The fight against the anti-alcohol lobby continues

Today's story comes from Decanter, where finally someone is stepping up and saying that the Lobby is doing something foolish for the French (and world) economy.

The person working against the Lobby is Marie-Christine Tarby, president of the alcohol lobby group Vin & Société who says the following:

'We are in an absurd situation where we have to defend the place of wine in French society.'

She also called for the drunk driving laws to remain at their current level so as to not put an undue influence on bottle service in restaurants.

All I have to say about this is that it's about time. I've been waiting for something like this to happen, given that France has appeared to be going the way of the 1910's USA. One would think they would learn from our mistakes, and realize that demonising alcohol, or any mind-altering substance, has the opposite result from the one desired. It makes the substance more enticing to those whom it is prohibited to. A great example is to compare American youth with European youth, especially those raised to believe alcohol is a complement to environment, food, and situation. The European youth tend to have a better viewpoint of the dangers of alcohol, tending to avoid the levels of alcoholism and binge drinking that American youth are experiencing in record numbers.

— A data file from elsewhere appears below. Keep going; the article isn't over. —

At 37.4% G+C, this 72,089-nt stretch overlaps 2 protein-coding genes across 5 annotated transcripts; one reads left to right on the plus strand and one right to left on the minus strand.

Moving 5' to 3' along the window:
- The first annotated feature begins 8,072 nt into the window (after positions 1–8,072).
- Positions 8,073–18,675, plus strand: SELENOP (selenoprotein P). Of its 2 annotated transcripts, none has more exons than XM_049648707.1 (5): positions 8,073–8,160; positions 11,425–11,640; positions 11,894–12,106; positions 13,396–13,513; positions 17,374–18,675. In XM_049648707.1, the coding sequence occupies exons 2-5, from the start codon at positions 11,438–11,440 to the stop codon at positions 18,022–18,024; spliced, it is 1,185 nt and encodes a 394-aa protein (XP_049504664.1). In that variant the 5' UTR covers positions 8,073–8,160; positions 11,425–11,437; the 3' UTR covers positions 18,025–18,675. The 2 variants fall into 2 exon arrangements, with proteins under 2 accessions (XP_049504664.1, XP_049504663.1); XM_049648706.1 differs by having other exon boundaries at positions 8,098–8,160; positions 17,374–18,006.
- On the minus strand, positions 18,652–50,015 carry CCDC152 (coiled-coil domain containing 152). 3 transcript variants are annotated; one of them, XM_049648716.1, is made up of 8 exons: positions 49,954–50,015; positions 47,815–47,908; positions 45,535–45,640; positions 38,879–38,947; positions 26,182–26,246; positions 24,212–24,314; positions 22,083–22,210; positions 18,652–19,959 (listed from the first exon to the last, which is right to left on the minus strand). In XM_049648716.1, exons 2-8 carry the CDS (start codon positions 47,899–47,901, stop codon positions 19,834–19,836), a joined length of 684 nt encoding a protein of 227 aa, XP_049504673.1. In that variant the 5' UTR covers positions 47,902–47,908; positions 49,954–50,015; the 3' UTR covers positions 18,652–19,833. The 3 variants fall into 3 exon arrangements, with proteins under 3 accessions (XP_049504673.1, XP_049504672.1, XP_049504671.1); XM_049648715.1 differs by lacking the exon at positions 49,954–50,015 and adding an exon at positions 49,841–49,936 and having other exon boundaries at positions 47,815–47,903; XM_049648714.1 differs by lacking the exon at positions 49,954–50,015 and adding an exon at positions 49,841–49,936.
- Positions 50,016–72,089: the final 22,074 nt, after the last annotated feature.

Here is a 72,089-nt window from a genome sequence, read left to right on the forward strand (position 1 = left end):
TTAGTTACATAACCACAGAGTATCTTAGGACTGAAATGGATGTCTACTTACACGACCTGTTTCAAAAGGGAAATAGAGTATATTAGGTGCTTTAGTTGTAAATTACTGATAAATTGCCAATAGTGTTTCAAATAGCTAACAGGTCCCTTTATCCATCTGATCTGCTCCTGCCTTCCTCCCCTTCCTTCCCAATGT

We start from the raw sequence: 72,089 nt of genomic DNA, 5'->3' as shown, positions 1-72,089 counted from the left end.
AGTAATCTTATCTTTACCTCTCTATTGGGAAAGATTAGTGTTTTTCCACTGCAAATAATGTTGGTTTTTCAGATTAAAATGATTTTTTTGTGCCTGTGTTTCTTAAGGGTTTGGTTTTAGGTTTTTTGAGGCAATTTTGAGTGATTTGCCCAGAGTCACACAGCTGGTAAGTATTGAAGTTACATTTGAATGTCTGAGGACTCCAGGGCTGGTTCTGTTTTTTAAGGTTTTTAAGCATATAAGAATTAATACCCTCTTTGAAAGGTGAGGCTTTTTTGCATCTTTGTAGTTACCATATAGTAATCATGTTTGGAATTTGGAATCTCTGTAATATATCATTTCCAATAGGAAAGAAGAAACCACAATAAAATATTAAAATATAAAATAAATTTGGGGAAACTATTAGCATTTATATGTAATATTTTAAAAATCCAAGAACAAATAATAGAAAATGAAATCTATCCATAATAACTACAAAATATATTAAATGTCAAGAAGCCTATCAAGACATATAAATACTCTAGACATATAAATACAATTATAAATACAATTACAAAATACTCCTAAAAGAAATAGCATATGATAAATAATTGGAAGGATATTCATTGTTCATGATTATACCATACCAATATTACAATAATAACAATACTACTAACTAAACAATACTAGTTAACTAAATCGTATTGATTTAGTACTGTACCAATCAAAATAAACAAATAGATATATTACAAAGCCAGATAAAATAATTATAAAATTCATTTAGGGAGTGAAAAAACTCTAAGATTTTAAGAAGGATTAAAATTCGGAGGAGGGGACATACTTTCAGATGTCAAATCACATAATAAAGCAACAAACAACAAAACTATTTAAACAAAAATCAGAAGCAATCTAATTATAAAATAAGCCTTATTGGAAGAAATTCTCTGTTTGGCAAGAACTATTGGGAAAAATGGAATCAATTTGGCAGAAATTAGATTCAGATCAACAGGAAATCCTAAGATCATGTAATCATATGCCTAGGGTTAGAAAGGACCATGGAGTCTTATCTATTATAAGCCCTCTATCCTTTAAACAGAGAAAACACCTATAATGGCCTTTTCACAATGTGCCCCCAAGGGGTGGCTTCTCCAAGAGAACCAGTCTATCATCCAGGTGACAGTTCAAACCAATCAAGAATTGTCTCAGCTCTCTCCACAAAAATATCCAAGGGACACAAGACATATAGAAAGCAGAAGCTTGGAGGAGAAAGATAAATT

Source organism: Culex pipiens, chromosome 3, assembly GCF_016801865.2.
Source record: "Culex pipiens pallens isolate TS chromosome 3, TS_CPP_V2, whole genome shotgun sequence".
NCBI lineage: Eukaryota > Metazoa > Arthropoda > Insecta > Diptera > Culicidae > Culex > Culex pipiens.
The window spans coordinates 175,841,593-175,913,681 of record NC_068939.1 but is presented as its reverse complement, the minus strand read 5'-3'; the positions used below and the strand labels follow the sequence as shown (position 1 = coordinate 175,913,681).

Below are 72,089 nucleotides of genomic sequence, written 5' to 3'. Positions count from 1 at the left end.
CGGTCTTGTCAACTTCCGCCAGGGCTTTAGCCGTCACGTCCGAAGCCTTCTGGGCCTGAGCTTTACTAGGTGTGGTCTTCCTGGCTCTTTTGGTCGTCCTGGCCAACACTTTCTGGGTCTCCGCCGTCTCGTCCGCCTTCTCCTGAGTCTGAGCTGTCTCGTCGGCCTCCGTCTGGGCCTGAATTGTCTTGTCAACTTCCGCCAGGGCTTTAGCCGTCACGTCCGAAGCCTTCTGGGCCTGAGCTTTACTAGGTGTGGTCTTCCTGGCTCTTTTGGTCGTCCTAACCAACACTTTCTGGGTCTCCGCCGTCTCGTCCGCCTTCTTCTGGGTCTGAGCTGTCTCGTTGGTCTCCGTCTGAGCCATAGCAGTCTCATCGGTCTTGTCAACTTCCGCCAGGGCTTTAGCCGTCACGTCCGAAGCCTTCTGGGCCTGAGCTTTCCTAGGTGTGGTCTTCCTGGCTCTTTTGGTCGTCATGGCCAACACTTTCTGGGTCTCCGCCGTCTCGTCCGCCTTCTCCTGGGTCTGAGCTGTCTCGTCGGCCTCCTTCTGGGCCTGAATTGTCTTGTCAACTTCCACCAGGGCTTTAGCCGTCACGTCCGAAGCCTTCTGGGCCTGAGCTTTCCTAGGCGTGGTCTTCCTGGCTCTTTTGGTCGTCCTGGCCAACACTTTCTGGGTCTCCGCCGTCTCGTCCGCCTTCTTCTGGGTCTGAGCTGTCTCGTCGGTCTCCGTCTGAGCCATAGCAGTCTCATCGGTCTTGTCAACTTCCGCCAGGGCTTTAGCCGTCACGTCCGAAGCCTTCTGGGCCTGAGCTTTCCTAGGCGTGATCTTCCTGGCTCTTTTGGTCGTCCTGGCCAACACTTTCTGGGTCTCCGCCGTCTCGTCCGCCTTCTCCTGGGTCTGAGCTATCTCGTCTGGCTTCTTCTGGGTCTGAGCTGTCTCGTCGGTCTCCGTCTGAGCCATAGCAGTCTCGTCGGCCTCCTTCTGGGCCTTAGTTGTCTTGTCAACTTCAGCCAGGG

As European countries tighten their laws about alcohol, they are seeing an increase in drunk driving, alcohol-related deaths, and alcoholism. Rather than realizing there's a correlation between the two things, they respond by tightening things more. America is doing the same, though I believe we've just about reached the end of the tightening, as evidenced by recent bills to allow military to purchase and consume alcohol, as long as they're over 18. NH just had one killed in committee, though the presentation of such a bill is a step in the right direction.

1 comment:

Sissy Willis said...

Yes. Unintended consequences are the inevitable result of utopianist nanny do-gooders.